September 19, 2014

Calling Dock Ellis: the Pirates Need You!

August 23, 2012 by · 2 Comments 

Although three weeks have passed since Cincinnati Reds reliever Aroldis Chapman plunked the Pirates’ National League batting leader Andrew McCutchen with a 102- mile per hour fastball, no one in Pittsburgh has forgotten about it.

Since August 3, the wheels have fallen off the Pirates’ season. The team has gone 7-13, McCutchen has dropped 20 points to .350, starting pitching has withered, play in the field isn’t worthy of the Little League World Series and the base running is embarrassing. The players acquired at the trade deadline, most specifically Wandy Rodriquez, are a bust. Last night, the Pirates hit bottom when the San Diego Padres swept the series behind the left handed slants of undrafted, former Frontier League pitcher Andrew Werner who made his major league debut.

The thinking around Pittsburgh is that when the Pirates didn’t seek immediate retribution against the Reds Saturday or Sunday, the air went out of the team’s balloon. If only the Pirates had someone with Dock Ellis’ headhunting instincts, fans lament, the Reds would have paid the price and the Buccos would march on to glory. Instead of being 8.5 games behind the Reds, the Pirates would be battling it out for first place and not struggling to stay in the wild card race.

Around Pittsburgh, Ellis is famous and infamous. On June 20, 1970 Ellis, stoned on LSD, pitched a no-hitter against the San Diego Padres. As Ellis recalled it, during the game he thought Richard Nixon was the home plate umpire and Jimi Hendrix, one of the batters he faced. Later in his career, Ellis told a reporter that the scariest thing he ever did was pitch sober.

But the following year, Ellis was part of triumphant baseball history. On September 1 against the Philadelphia Phillies, Ellis was one of nine on baseball’s first all-black line up. Here’s the batting order Pirates manager Danny Murtaugh penciled in for that night: Rennie Stennett, 2B; Gene Clines, CF; Roberto Clemente, RF; Willie Stargell, LF; Manny Sanguillen, C; Dave Cash, 3B; Al Oliver 1B and Jackie Hernandez, SS. Ellis was knocked out in the second but the Pirates prevailed, 10-8.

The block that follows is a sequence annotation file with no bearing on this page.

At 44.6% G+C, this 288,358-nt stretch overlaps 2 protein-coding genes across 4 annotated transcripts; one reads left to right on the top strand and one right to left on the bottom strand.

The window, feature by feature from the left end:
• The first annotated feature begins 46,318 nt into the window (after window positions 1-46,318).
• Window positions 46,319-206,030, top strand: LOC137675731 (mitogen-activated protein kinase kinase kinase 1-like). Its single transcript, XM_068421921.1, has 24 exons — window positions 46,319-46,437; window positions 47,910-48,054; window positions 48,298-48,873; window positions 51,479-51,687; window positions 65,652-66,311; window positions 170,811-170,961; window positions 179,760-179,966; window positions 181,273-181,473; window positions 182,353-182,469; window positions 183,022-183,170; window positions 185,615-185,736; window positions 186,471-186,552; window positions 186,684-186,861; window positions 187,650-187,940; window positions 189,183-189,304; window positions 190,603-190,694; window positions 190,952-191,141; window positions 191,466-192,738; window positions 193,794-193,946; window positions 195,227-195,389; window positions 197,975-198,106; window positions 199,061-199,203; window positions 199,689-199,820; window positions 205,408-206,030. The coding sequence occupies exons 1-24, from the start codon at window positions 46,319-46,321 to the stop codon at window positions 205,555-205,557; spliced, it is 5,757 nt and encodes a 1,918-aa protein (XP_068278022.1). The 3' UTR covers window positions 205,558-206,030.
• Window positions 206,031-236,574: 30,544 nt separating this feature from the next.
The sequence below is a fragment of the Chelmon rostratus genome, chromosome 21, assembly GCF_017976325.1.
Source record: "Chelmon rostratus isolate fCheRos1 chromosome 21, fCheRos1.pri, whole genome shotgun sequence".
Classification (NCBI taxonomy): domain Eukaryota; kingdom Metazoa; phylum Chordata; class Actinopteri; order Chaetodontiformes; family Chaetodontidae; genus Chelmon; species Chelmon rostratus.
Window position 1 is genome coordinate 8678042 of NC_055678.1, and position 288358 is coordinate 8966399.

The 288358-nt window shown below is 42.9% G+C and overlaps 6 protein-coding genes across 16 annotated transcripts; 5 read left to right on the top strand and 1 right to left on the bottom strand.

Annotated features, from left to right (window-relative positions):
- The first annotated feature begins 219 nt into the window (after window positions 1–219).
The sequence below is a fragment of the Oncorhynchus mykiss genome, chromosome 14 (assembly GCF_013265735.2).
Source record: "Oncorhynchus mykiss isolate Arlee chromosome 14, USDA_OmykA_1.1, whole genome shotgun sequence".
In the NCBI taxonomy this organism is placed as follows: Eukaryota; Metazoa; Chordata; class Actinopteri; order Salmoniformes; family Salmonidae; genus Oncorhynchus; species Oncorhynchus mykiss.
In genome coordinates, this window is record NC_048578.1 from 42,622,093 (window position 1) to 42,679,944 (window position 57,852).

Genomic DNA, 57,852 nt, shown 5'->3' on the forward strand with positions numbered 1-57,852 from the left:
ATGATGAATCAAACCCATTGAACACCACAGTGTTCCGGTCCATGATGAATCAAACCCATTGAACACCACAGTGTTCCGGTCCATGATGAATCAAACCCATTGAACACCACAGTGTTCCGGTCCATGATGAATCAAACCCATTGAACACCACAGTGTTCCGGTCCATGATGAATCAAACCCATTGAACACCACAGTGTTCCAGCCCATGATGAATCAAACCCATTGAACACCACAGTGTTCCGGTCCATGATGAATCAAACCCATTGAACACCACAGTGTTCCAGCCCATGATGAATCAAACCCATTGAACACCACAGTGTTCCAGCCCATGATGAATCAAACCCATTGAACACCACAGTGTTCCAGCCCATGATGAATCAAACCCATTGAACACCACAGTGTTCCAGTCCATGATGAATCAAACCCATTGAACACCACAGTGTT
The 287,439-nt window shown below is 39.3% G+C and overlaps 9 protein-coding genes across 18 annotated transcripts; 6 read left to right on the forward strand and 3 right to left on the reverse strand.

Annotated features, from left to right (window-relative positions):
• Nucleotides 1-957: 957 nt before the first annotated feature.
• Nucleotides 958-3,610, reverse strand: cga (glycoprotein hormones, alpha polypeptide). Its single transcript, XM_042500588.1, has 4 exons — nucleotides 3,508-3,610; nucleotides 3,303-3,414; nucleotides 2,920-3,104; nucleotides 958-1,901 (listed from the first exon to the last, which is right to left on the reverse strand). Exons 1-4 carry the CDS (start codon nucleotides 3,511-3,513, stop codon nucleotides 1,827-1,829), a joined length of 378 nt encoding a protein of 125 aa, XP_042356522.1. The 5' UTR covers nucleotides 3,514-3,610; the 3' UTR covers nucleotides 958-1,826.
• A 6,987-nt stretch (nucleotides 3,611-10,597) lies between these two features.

Sometimes, Ellis’ stunts were laugh out loud funny. Before a 1973 game, Ellis took the field for drills with pink curlers in his hair. When word reached Bowie Kuhn, the commissioner wrote to Ellis ordering him never to appear on a baseball field with curlers again. In a typical Ellis reaction, Dock declared: ” They didn’t put any orders about Joe Pepitone when he wore a hairpiece down to his shoulders.”

To the point at hand—having your teammates back during times of crisis—no one topped Ellis. In 2006, Pittsburgh Post-Gazette reporter Bob Smizik spoke with Ellis to get the background on the May 1, 1974 game against the same Cincinnati Reds. Ellis, claiming that he was sick of the Reds’ trash talking the Pirates vowed to hit every batter who stepped to the plate. Ellis, making good on his promise, hit Pete Rose in the side, Joe Morgan in the kidneys and Dan Driessen in the back to load the bases with no one out.